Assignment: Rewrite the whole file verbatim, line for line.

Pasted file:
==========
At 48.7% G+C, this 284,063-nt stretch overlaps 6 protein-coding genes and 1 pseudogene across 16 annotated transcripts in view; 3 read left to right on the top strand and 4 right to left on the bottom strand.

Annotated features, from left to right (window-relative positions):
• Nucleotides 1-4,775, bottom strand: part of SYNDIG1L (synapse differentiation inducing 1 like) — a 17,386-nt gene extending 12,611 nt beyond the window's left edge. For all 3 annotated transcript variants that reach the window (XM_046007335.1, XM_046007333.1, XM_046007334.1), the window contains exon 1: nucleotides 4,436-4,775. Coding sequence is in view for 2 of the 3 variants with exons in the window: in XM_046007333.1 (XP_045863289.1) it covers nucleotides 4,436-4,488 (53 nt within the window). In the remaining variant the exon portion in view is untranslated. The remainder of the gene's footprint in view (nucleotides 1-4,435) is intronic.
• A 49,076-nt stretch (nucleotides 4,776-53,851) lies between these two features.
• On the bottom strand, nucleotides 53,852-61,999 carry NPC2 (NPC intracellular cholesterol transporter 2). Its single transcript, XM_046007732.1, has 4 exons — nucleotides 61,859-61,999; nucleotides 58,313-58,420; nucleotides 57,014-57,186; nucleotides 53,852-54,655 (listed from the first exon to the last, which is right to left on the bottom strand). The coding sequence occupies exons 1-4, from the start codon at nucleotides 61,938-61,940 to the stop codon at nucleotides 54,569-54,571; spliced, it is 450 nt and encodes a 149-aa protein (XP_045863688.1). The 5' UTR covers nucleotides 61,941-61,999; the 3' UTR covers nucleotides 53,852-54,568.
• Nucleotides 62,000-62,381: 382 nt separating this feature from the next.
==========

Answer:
At 48.7% G+C, this 284,063-nt stretch overlaps 6 protein-coding genes and 1 pseudogene across 16 annotated transcripts in view; 3 read left to right on the top strand and 4 right to left on the bottom strand.

Annotated features, from left to right (window-relative positions):
• Nucleotides 1-4,775, bottom strand: part of SYNDIG1L (synapse differentiation inducing 1 like) — a 17,386-nt gene extending 12,611 nt beyond the window's left edge. For all 3 annotated transcript variants that reach the window (XM_046007335.1, XM_046007333.1, XM_046007334.1), the window contains exon 1: nucleotides 4,436-4,775. Coding sequence is in view for 2 of the 3 variants with exons in the window: in XM_046007333.1 (XP_045863289.1) it covers nucleotides 4,436-4,488 (53 nt within the window). In the remaining variant the exon portion in view is untranslated. The remainder of the gene's footprint in view (nucleotides 1-4,435) is intronic.
• A 49,076-nt stretch (nucleotides 4,776-53,851) lies between these two features.
• On the bottom strand, nucleotides 53,852-61,999 carry NPC2 (NPC intracellular cholesterol transporter 2). Its single transcript, XM_046007732.1, has 4 exons — nucleotides 61,859-61,999; nucleotides 58,313-58,420; nucleotides 57,014-57,186; nucleotides 53,852-54,655 (listed from the first exon to the last, which is right to left on the bottom strand). The coding sequence occupies exons 1-4, from the start codon at nucleotides 61,938-61,940 to the stop codon at nucleotides 54,569-54,571; spliced, it is 450 nt and encodes a 149-aa protein (XP_045863688.1). The 5' UTR covers nucleotides 61,941-61,999; the 3' UTR covers nucleotides 53,852-54,568.
• Nucleotides 62,000-62,381: 382 nt separating this feature from the next.